The 2016 Mosaic of Peace Conference Begins with Orientation

Greetings from the Mosaic of Peace Conference in Israel and Palestine. The brief blog entries you will see over the coming days provide brief reports and insights from our conference in Israel and Palestine.  They are written by our participants and are neither comprehensive nor in depth reports, but the first opportunity we have to share some of our amazing experiences as they happen.  The conference is full and our time is limited.  We will do our best to post updates as we are able.  The peace of Christ be with you!

Monday and Tuesday, April 4 and 5 – Orientation in Newark, NJ

We arrived in Newark on Monday evening, and despite a few travel glitches, we had the opportunity to meet one another after months of anticipation and to spend some time in worship together.  The full itinerary was shared for the first time and there was a great amount of excitement.

Tuesday’s program featured five speakers, each offering us insights to help us prepare for our time in Israel and Palestine.   In the afternoon group members began to depart for their international flights.  Those remaining for later flights engaged in a simulation exercise to help us prepare for the conference.  Here’s a quick synopsis of our presenters: 

Amgad Beblawi, Area Coordinator for the Middle East and Europe, provided an overview of the history of Presbyterian mission in the Middle East.  He stressed the importance of our work in partnership with the Christian community in Palestine, our church’s continued commitment to security, justice and lasting peace for both the Israeli and Palestinian people; our support of a two-state solution and the importance of safeguarding the human rights of all who live in the region.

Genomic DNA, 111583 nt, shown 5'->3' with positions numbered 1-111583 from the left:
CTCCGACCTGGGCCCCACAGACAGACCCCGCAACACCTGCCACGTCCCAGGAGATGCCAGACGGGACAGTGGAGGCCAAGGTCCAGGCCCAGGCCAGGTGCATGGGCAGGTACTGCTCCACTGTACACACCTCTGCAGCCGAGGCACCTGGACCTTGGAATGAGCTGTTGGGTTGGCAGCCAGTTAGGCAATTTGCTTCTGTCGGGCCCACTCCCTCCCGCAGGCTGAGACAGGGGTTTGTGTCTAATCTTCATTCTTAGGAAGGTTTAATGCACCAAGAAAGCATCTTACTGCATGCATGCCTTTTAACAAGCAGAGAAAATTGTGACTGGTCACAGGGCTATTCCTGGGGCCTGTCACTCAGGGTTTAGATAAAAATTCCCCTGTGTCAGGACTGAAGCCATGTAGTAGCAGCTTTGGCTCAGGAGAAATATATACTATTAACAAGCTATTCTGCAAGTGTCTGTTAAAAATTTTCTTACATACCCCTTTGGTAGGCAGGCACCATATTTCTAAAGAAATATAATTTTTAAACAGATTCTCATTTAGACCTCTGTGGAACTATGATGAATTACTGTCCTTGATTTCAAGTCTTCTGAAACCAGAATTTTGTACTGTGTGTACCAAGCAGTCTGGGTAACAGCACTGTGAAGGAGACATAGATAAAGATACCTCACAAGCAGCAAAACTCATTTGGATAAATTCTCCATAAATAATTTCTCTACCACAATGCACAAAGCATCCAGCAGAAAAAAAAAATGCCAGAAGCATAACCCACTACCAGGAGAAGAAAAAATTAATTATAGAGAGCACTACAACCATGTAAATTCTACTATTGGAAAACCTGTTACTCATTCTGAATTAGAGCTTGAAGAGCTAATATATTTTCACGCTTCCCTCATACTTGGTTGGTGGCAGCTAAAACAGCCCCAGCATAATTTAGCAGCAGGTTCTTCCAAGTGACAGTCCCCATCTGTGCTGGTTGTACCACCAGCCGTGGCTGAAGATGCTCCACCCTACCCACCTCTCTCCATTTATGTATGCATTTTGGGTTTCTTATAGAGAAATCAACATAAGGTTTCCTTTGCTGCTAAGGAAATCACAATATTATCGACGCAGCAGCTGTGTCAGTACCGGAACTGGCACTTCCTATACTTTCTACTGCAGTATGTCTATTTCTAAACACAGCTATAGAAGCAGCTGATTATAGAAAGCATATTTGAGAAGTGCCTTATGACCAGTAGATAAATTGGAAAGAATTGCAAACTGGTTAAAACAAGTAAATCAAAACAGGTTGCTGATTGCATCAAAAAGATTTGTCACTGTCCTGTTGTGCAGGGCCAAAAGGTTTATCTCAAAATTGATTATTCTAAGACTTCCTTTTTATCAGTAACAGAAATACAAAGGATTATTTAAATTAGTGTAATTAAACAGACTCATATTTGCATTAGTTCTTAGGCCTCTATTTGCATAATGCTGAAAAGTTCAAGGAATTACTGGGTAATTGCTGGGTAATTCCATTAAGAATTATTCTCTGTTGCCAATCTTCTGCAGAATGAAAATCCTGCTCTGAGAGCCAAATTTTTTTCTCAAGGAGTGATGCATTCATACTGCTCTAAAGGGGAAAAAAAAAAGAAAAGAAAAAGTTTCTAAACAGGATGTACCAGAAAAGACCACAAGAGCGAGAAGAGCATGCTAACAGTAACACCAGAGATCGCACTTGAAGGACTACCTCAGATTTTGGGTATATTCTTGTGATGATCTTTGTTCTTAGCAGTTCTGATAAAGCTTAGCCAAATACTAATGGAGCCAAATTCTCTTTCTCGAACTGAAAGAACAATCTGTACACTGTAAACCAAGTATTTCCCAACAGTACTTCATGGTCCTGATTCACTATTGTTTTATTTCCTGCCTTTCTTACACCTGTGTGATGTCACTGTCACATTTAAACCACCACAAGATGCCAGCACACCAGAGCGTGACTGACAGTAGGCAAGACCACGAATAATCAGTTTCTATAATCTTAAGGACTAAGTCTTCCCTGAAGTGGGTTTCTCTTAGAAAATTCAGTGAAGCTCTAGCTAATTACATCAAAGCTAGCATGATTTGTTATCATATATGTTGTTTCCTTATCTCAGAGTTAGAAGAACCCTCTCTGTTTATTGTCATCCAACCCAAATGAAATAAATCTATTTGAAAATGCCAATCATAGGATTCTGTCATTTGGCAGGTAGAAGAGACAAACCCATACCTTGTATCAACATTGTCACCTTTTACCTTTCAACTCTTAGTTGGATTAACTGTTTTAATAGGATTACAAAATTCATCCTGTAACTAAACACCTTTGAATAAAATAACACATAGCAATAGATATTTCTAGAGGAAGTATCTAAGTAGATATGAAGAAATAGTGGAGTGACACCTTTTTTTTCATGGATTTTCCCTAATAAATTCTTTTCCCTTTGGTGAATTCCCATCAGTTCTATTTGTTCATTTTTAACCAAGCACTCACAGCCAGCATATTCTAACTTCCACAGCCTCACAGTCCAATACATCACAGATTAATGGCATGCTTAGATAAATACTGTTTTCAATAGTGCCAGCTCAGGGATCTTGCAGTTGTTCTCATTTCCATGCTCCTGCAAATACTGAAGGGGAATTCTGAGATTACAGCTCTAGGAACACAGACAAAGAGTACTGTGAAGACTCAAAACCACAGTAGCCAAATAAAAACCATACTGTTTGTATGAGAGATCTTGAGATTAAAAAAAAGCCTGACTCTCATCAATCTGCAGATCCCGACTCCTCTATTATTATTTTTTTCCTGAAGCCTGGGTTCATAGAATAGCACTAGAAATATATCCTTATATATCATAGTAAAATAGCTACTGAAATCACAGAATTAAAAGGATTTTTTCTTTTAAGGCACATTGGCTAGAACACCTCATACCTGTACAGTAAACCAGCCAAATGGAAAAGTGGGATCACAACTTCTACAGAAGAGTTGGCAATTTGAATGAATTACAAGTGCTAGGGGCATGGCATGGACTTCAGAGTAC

Ryan Smith, the Presbyterian Representative to the United Nations, reviewed current PCUSA policy related to Israel and Palestine and the evolution of that policy.  In summary, the General Assembly supports a two-state solution, a return to the 1967 borders, an end to settlement expansion in the West Bank and equal rights for Palestinians and Israelis.

Rachel Lerner, Vice President of Public Affairs for J Street, shared her personal story as an American Jew and gave us an overview of the goals of her organization.   J Street is a pro-Israel, pro-peace organization whose members believe that Israel’s future, security and character depend on reaching a two-state solution to the conflict in Israel and Palestine.  Rachel shared how her deep faith in the virtues promoted by Judaism impacted her desire to seek peace in Palestine and Israel and to speak out in the face of injustice in the region.

Doris Salah, former Executive Director of the YWCA in Palestine, shared her personal story of being born and raised in a Christian Palestinian family in Jerusalem before the occupation. After attending college abroad, she returned to a vastly changed Jerusalem under Israeli occupation.  Doris described the erosion of basic rights, the expulsion of her family from the home they had lived in for generations and the struggle to maintain hope and dignity in the face dehumanizing and demoralizing conditions.  Doris regularly travels and speaks publicly in an effort to bring understanding and attention to the plight of all Palestinians. 

Rick Ufford-Chase, co-director of Stony Point Center and associate for Inter-Faith Relations, spent his time with us discussing cultural sensitivity, our hopes and fears for this trip and how to bring our story home. As we voiced these hopes and fears, Rick gave us examples and stories to help us stay realistic and be mindful of exceptions to already challenging cultural cues. About returning home, he advised us to share the meaningful “micro-stories” we hear – the accessible, human-interest stories – that can help point people to larger, “macro-truths” about the complexities of life in the region, the current conflict and the struggle of our Christian calling to work for peace with justice.

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